My chest has been tight, my mind racing. I’ve been wanting to hide in my closet, eating chocolate and binging Netflix on my phone. I’ve wanted to ignore my responsibilities and tuck away from the overwhelm and anxiety. But motherhood doesn’t allow mental health days and babies don’t keep.
As I type this my toddler has wrapped himself around my body, legs wound around my waist, fingers tangled in my hair. His fresh-from-nap baby breath smells sweet and his soft skin is warm under my arms. My older kids are bickering in another room. I holler out an interjection to remind them to speak nicely.
These moment by moment blessings intertwined with responsibility keep me moving forward, doing the hard things: teaching stubborn, unwilling children to read, feeding growing bodies, quieting squabbles and teaching love and grace. But I wonder why some days it feels so hard, so heavy. And I wonder what I can do to make it better.
There’s the obvious: I pray. Sometimes an errant thought escapes and I know He hears me. Sometimes I ugly-cry facedown on my closet floor waiting for THE BIG MAGIC ANSWER and am reminded the magic is in the making of this life. And things get better as I grow and I learn and my kids grow and learn and we become people together.
There’s a reason, though, why modern mothers seem to struggle in ways our mamas and grandmothers didn’t, and I think we can make it better if we take a good, hard look at the failings of the institution of modern motherhood. I’ve narrowed it down to three things we’re getting wrong.
We ignore our biological instincts.
“Don’t spoil that baby.” “He needs to learn to be independent.” “Feed him by the clock.” “Didn’t you just feed him?” “It isn’t safe for him to sleep with you.”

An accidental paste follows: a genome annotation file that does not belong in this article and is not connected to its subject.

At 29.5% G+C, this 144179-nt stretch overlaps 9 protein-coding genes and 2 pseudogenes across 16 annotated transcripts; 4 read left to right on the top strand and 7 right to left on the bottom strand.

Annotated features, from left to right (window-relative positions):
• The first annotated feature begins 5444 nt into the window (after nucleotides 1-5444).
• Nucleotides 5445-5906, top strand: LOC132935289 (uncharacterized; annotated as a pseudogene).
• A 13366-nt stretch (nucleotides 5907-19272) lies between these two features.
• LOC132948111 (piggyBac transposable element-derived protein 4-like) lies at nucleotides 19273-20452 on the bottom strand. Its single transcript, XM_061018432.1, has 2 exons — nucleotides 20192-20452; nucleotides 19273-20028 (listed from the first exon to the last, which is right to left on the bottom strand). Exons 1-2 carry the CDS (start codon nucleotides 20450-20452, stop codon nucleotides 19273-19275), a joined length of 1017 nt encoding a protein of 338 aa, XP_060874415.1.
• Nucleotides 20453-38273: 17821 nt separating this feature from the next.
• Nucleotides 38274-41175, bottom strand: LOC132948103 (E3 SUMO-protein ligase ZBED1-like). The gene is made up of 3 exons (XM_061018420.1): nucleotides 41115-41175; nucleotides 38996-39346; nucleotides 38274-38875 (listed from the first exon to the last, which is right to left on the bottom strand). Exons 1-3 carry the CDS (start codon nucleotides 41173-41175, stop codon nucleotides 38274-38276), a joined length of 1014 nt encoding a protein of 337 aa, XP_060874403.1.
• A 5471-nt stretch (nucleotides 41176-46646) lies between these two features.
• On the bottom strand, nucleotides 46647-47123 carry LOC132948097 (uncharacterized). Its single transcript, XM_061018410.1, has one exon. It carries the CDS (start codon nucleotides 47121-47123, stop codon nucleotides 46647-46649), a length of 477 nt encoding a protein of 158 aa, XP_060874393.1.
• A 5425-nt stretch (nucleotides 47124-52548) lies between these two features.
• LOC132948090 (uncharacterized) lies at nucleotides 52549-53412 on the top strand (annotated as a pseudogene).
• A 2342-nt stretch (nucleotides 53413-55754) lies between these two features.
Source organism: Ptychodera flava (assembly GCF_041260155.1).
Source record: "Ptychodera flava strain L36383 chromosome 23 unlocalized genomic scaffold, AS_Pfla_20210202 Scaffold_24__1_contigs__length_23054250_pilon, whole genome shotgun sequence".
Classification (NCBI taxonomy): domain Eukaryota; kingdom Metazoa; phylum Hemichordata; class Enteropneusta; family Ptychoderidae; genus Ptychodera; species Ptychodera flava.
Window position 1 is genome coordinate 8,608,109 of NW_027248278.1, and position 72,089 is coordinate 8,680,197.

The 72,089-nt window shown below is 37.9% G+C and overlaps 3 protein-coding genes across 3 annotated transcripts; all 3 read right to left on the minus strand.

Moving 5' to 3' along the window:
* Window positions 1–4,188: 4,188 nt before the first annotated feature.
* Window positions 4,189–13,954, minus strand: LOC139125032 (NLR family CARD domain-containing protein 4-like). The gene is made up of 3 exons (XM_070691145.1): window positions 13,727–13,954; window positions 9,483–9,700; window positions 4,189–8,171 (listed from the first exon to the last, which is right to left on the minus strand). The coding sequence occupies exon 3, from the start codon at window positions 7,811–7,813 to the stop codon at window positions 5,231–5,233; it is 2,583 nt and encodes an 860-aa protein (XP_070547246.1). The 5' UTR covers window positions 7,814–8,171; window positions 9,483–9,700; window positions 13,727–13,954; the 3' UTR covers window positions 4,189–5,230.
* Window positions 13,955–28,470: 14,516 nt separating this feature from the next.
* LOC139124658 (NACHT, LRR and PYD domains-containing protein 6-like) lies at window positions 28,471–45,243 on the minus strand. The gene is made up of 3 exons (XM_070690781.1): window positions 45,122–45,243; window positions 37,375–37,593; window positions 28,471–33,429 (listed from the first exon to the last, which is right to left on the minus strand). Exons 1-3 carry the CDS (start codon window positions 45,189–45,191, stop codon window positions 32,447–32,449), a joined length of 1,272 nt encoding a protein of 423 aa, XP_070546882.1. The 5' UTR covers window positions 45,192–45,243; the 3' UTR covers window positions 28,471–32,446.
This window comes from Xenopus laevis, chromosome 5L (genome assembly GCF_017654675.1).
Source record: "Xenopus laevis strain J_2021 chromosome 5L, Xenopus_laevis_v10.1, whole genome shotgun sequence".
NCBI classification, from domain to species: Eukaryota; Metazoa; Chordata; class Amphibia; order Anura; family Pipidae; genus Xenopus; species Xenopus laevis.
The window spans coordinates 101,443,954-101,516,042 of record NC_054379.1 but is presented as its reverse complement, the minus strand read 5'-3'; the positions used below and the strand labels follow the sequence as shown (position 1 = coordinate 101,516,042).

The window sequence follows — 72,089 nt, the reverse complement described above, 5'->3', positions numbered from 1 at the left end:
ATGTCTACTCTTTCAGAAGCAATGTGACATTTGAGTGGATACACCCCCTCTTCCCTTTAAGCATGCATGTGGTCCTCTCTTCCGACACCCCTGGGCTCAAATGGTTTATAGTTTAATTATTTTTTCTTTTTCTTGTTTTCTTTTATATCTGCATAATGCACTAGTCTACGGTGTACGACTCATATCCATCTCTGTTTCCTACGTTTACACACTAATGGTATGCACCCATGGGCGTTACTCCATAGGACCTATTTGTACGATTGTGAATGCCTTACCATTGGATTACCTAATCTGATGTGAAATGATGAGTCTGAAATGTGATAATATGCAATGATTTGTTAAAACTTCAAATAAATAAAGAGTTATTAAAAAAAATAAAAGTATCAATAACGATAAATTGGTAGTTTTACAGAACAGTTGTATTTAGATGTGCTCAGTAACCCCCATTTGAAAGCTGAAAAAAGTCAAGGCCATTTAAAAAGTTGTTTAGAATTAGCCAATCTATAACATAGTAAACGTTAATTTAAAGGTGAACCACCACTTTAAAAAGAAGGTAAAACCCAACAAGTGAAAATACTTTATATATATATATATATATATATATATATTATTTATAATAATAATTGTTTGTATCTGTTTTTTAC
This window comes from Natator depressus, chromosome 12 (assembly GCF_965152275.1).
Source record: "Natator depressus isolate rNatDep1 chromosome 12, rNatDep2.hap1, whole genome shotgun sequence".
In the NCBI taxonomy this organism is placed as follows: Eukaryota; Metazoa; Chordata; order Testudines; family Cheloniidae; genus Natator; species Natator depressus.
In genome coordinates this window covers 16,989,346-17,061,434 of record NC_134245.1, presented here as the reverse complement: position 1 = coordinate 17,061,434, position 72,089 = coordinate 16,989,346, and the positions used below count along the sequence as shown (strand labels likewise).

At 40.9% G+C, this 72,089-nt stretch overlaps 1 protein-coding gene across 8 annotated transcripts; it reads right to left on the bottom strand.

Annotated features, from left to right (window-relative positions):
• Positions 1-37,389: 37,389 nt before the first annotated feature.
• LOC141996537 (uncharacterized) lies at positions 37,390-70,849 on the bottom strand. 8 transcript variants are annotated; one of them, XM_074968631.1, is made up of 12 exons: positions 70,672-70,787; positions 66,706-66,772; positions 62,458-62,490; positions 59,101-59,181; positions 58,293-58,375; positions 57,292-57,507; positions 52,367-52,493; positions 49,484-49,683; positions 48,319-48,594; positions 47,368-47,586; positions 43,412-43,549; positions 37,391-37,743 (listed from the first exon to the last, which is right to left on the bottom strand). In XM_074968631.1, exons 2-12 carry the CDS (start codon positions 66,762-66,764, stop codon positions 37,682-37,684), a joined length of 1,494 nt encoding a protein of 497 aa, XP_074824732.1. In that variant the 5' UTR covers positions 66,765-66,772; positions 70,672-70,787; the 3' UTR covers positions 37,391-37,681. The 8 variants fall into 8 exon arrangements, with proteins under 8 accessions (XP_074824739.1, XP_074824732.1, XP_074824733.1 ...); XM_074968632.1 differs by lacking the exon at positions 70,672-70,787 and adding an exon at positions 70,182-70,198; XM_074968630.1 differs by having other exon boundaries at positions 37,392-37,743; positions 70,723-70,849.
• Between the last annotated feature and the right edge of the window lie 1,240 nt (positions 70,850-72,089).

I remember so clearly the overwhelm of being a new mom, and every worthless scrap of advice I received. The pointless books I read. The need I had to be in complete control: over my infant’s sleep and eating schedule, his behavior, my own needs and still trying to be a person of my own.
If I would’ve just let go and let my biological instincts take over, I think I would’ve felt more peace, less overwhelm.
We’re told to get our babies on schedules, teach them to sleep on their own, and prepare them for schooling as soon as they learn to talk and walk. It’s utterly ridiculous. Instead, I suggest we respond to our babies’ needs. Comfort them when they cry, snuggle them close while they sleep, and make them more important than arbitrary standards of what a perfect, controlled life looks like.
If cave women had left their babies to cry alone across the cave, they would’ve been eaten by wolves. Let’s not leave our babies to be eaten by wolves. There’ll be plenty of time for that when they’re older, but for now, let’s just love on them. It feels good, it feels right, and it brings peace to both mama and baby.
Another biological instinct we ignore? Asking for help.
We go it alone.